5 Responses to “Creating depth in fantasy worlds: Let your people be people”

  1. 1 nojojojo
    February 20, 2009 at 8:55 pm

    Heh heh. You said “rubric”. Now I’m having grad school flashbacks…

    I laughed at your comment about a thousand years of uninterrupted peace being silly. In my novel, I posit a world which has had two thousand years of uninterrupted peace… but only because the dictators who rule the world have a habit of wiping out any nation or group of people that gets too fractious. Then they rewrite history to make it seem as though that nation never existed — thus the “uninterrupted” part. ::snort::

    I like the way you think. I’m looking forward to your book. =)

  2. 2 rachelaaron
    February 21, 2009 at 12:43 am

    Hey thanks!

    Yeah, can you tell I was an English Major?

    And I looove your revisionist history take on the peace. That’s awesome… and kind of brilliant.

  3. 3 Auntie Lou
    February 21, 2009 at 3:58 pm

    I suppose it’s self-evident, but everything you say also holds true for writers — and readers — of “reality” fiction.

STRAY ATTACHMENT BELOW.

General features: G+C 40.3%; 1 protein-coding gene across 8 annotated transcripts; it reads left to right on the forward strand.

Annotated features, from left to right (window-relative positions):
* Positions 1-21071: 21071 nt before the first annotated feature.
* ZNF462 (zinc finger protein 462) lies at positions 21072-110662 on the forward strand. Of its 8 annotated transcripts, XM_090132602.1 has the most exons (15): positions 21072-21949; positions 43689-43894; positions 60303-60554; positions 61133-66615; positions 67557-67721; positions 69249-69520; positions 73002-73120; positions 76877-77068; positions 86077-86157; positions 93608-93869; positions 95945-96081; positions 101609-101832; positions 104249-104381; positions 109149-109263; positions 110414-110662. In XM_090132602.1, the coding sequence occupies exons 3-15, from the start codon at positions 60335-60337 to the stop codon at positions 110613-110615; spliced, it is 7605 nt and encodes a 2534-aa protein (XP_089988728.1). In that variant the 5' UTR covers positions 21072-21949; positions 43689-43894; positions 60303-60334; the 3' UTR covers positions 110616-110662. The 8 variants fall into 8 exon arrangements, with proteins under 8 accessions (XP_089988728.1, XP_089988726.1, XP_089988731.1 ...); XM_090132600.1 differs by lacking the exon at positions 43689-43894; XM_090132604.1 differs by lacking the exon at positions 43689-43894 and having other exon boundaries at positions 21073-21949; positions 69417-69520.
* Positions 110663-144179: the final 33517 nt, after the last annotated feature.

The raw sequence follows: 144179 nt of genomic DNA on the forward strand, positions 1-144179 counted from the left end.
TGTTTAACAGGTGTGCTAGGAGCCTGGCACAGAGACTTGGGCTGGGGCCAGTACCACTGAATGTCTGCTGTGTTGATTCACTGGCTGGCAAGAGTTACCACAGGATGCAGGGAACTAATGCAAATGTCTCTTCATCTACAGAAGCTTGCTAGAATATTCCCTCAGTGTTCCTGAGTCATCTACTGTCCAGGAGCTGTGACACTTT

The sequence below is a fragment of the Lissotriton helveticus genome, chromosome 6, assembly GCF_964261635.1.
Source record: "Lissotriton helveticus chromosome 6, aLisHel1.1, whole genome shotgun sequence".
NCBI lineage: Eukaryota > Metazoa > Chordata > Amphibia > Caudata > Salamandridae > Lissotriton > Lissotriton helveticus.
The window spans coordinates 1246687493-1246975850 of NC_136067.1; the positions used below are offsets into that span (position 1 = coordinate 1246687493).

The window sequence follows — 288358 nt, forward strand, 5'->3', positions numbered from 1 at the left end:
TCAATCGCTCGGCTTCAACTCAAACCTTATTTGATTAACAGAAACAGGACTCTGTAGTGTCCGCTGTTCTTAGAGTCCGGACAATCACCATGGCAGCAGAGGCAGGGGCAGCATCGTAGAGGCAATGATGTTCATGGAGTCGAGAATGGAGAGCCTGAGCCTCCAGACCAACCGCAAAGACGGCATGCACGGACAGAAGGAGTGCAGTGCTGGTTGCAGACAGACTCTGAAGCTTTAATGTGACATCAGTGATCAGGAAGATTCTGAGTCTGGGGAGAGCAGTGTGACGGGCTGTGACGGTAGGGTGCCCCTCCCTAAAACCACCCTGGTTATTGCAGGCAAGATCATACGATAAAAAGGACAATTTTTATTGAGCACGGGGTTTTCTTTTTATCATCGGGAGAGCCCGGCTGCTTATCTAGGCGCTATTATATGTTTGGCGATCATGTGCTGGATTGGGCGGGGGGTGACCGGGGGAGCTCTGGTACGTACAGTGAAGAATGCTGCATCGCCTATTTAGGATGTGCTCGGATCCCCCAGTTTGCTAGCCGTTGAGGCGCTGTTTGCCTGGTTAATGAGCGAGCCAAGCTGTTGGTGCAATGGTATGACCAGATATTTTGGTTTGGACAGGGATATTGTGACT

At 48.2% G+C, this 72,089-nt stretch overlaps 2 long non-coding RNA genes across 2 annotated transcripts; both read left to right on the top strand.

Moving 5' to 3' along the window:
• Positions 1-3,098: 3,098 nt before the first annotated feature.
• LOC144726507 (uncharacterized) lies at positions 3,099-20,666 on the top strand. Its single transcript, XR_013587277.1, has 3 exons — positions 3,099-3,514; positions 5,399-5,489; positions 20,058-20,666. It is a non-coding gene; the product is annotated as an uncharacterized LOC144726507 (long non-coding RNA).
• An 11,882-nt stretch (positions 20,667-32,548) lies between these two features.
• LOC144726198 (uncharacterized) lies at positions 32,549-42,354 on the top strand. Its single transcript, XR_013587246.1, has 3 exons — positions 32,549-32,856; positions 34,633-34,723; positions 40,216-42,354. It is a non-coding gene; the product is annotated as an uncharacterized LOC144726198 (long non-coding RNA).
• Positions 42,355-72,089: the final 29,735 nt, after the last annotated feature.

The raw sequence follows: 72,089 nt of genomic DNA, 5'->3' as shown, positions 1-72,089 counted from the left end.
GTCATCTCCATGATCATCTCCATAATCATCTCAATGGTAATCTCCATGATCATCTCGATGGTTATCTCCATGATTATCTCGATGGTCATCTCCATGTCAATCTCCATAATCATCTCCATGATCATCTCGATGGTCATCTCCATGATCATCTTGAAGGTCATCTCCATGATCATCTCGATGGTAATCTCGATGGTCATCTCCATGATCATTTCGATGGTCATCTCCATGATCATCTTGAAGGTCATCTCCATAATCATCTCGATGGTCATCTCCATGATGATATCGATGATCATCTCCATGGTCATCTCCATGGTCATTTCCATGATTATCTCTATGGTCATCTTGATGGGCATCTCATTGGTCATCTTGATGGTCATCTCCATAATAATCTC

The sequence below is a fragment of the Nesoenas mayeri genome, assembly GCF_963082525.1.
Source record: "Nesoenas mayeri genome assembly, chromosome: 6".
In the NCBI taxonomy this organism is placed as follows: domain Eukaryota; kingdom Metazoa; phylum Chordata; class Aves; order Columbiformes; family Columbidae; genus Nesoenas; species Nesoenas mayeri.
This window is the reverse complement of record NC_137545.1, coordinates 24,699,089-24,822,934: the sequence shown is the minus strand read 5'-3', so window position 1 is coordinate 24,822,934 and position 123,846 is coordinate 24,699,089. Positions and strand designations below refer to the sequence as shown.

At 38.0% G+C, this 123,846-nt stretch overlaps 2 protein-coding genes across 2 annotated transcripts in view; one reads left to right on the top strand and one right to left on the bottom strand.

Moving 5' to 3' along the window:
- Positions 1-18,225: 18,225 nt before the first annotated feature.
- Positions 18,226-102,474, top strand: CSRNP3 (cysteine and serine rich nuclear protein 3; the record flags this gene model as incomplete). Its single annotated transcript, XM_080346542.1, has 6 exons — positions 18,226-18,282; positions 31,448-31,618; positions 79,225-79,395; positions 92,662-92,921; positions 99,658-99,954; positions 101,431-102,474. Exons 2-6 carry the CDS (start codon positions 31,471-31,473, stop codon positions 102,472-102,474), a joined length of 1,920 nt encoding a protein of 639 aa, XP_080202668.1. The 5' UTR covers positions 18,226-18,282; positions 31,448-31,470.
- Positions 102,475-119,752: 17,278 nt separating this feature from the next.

But you’ve got me wondering — could I create a world satisfying enough for fantasy readers?

    Probably not, but it might be fun to try.

    Thanks for a beautiful, thought-provoking essay.

    Margaret’s “Auntie Lou”

  4. 4 rachelaaron
    February 22, 2009 at 12:08 am

    Hello Auntie Lou!

    You’re way cooler than any of my aunts if you’re reading this blog! Hooray!

    You’re absolutely right about reality fiction, there are some books that make the “real” world into a place every bit as mysterious and fantastic as you’d find in a fantasy. I guess I tend to be fantasy centric because I’ve never really had inspiration for reality as I have for fantasy.

    Thanks for the compliment!